Study No. 34 - Canon 9/10/11; actually, within these three tempos are other tempo relationships at tempos of 4/5/6

Study No. 35 - a jazzy piece of evolving melodies

Study No. 36 - Canon 17/18/19/20; another Nancarrow masterpiece, an easily audible canonic process with a thrilling climax of glissandos

Study No. 37 (completed sometime between 1965 and 1969) - a 12-voice canon in which the 12 tempos are proportional to the pitches of the notes of a chromatic scale

---------Note: There are no Studies Nos. 38 and 39 because they were renumbered as 43 and 48 to fulfill commissions. Studies Nos. 40 and 41 were completed between 1969 and 1977.

Study No. 40, "Transcendental" - Canon e/pi; Nancarrow's first use of irrational tempo relationships

Study No. 41 - a jazzy canon with even more irrational tempo relationships based on the cube root of 13/16, the square root of 2/3, and so on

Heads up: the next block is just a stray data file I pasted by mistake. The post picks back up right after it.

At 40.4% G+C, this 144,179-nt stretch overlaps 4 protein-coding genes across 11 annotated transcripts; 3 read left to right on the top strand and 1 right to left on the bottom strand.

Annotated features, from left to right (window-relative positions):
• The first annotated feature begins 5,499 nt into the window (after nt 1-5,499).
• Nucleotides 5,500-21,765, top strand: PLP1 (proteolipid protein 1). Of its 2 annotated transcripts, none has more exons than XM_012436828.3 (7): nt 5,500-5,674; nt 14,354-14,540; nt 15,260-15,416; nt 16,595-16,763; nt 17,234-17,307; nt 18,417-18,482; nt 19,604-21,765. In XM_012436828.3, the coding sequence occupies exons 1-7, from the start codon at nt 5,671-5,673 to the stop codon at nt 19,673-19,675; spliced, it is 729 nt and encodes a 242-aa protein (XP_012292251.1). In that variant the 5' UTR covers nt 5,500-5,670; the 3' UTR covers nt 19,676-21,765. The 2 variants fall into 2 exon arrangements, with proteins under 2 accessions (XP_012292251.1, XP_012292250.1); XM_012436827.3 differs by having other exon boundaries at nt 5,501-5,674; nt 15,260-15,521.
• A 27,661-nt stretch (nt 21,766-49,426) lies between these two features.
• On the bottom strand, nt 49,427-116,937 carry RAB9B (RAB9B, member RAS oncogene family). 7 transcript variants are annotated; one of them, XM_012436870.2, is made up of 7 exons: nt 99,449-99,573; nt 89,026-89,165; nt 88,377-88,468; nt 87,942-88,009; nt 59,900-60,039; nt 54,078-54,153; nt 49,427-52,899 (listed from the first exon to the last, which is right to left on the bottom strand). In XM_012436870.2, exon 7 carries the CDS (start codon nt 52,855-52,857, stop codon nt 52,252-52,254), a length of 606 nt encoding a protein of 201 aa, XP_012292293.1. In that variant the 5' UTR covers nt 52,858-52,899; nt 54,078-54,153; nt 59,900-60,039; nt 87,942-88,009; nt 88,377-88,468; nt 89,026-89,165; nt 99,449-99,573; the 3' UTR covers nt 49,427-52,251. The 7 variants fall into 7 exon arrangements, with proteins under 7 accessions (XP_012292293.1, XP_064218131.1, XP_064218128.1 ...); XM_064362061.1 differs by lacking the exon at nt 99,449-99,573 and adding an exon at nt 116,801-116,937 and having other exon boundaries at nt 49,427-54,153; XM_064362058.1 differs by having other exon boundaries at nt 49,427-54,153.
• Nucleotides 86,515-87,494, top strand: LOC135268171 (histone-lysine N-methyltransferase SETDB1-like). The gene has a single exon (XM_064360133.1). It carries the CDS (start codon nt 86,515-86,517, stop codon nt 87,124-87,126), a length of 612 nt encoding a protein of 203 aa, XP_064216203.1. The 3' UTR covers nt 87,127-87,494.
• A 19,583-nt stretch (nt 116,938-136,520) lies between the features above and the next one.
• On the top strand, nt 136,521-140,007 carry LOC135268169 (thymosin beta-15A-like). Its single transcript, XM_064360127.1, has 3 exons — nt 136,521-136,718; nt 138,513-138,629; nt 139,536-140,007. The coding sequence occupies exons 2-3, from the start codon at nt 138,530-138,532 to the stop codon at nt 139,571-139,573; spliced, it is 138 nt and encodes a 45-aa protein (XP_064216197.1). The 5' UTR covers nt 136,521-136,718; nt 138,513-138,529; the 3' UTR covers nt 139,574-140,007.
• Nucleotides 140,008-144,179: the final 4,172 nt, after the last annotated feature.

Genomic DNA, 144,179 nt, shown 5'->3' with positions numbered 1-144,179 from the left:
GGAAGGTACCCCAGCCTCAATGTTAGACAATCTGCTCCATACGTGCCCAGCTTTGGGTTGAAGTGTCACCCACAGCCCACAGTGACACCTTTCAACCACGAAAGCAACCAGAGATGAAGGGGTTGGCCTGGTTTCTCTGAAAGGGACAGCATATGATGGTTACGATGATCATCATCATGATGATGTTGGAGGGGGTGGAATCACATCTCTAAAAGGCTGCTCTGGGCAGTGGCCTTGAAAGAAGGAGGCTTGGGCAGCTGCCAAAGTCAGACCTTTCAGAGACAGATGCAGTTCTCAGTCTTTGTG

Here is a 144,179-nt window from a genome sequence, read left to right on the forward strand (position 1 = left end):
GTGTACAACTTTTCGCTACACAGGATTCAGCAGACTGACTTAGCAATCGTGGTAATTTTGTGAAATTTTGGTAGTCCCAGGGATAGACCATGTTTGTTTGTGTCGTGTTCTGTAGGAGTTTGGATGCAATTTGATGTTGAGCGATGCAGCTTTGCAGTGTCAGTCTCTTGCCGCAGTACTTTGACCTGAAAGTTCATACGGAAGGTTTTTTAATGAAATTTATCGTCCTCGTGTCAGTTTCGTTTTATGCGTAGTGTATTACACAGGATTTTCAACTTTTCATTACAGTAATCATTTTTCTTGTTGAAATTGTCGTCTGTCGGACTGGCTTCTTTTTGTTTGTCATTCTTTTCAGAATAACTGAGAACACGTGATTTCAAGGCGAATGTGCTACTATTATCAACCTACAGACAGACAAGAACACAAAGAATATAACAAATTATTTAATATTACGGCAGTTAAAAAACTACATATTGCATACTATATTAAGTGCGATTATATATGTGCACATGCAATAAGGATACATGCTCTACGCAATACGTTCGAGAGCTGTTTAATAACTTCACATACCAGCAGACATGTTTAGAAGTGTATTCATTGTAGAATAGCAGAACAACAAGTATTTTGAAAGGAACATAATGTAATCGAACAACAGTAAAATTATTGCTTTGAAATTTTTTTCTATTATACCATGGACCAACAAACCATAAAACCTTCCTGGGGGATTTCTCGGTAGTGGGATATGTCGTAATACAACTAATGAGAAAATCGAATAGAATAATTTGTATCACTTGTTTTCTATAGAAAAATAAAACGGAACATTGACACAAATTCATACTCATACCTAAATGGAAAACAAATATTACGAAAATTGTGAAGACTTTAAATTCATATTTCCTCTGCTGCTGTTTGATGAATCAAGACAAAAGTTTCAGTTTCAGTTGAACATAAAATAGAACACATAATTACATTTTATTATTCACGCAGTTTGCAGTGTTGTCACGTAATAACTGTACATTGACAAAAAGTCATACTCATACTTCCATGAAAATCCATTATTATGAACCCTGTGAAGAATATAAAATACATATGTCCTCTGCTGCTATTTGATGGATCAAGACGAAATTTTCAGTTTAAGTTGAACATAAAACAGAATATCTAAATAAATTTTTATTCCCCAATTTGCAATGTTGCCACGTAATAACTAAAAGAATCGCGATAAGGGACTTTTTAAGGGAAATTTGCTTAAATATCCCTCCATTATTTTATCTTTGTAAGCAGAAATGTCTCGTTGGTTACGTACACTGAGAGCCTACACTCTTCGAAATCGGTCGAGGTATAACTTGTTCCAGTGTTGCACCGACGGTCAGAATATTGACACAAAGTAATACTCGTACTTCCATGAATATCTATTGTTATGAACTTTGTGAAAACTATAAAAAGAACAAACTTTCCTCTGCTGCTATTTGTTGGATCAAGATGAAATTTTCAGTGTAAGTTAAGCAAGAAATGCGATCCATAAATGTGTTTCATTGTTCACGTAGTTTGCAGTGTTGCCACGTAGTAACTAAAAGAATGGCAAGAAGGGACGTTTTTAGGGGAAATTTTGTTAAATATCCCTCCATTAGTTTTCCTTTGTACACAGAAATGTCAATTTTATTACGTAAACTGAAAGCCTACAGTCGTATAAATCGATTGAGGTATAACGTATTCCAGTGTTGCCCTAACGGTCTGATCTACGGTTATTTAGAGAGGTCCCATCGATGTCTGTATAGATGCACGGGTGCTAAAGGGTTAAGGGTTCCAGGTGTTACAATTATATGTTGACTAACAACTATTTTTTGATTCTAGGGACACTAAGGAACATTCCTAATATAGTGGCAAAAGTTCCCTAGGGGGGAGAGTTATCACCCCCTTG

Study No. 42 - a wild music box of five competing tempos, 12/8/9/10/7

Study No. 43 - Canon 24/25; a simple, elegant canon of two-voices with a growling middle section

Study No. 44 - Aleatory Canon; the voices in this canon can be played back (on two pianos) at any tempo relationship

Study No. 45 - a "Second Boogie-Woogie Suite" in three movements, with lots of blues allusions; actually, Studies Nos. 45, 46, and 47 were originally written as one six-movement piece to fulfill a major commission, unified by using in all six movements a weird, irrational rhythm over and over; Nancarrow later decided to split the piece up into three, and the sixth movement (kind of charming) isn't included in the list of studies

Study No. 46 - a collage of melodies over three ostinatos at tempos of 3/4/5

Study No. 47 - a rip-roaring showpiece reminiscent of No. 25, with internal tempo canons and lots of fast arpeggios

Study No. 48 - Canon 60/61; possibly Nancarrow's magnum opus, a magnificently structured work in which the third movement is the first two movements both played at once